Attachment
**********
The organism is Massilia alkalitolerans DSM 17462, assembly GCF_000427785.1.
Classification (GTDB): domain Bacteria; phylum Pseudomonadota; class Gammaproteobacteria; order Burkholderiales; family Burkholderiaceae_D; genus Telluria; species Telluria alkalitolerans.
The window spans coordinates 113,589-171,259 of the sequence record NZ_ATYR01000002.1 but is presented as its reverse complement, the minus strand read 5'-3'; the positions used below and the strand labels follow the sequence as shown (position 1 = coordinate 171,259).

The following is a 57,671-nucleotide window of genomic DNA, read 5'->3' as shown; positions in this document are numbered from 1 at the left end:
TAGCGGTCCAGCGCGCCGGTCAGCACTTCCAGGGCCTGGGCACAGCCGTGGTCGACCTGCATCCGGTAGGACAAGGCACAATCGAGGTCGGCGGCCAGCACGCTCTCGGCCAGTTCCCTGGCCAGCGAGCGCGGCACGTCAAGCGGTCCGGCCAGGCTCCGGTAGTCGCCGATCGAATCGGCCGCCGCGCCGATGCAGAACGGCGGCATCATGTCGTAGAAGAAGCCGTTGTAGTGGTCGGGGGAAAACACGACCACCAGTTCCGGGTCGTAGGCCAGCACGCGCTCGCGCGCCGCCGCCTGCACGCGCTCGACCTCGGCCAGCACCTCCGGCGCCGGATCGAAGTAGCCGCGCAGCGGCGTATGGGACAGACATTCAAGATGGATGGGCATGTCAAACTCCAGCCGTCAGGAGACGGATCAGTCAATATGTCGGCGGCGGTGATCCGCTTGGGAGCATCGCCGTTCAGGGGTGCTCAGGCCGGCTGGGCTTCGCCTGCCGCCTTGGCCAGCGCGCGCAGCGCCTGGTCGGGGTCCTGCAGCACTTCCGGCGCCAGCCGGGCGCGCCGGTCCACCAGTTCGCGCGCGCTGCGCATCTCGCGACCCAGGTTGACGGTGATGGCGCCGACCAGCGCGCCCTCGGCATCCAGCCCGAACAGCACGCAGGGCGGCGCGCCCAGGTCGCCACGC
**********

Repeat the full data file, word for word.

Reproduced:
The organism is Massilia alkalitolerans DSM 17462, assembly GCF_000427785.1.
Classification (GTDB): domain Bacteria; phylum Pseudomonadota; class Gammaproteobacteria; order Burkholderiales; family Burkholderiaceae_D; genus Telluria; species Telluria alkalitolerans.
The window spans coordinates 113,589-171,259 of the sequence record NZ_ATYR01000002.1 but is presented as its reverse complement, the minus strand read 5'-3'; the positions used below and the strand labels follow the sequence as shown (position 1 = coordinate 171,259).

The following is a 57,671-nucleotide window of genomic DNA, read 5'->3' as shown; positions in this document are numbered from 1 at the left end:
TAGCGGTCCAGCGCGCCGGTCAGCACTTCCAGGGCCTGGGCACAGCCGTGGTCGACCTGCATCCGGTAGGACAAGGCACAATCGAGGTCGGCGGCCAGCACGCTCTCGGCCAGTTCCCTGGCCAGCGAGCGCGGCACGTCAAGCGGTCCGGCCAGGCTCCGGTAGTCGCCGATCGAATCGGCCGCCGCGCCGATGCAGAACGGCGGCATCATGTCGTAGAAGAAGCCGTTGTAGTGGTCGGGGGAAAACACGACCACCAGTTCCGGGTCGTAGGCCAGCACGCGCTCGCGCGCCGCCGCCTGCACGCGCTCGACCTCGGCCAGCACCTCCGGCGCCGGATCGAAGTAGCCGCGCAGCGGCGTATGGGACAGACATTCAAGATGGATGGGCATGTCAAACTCCAGCCGTCAGGAGACGGATCAGTCAATATGTCGGCGGCGGTGATCCGCTTGGGAGCATCGCCGTTCAGGGGTGCTCAGGCCGGCTGGGCTTCGCCTGCCGCCTTGGCCAGCGCGCGCAGCGCCTGGTCGGGGTCCTGCAGCACTTCCGGCGCCAGCCGGGCGCGCCGGTCCACCAGTTCGCGCGCGCTGCGCATCTCGCGACCCAGGTTGACGGTGATGGCGCCGACCAGCGCGCCCTCGGCATCCAGCCCGAACAGCACGCAGGGCGGCGCGCCCAGGTCGCCACGC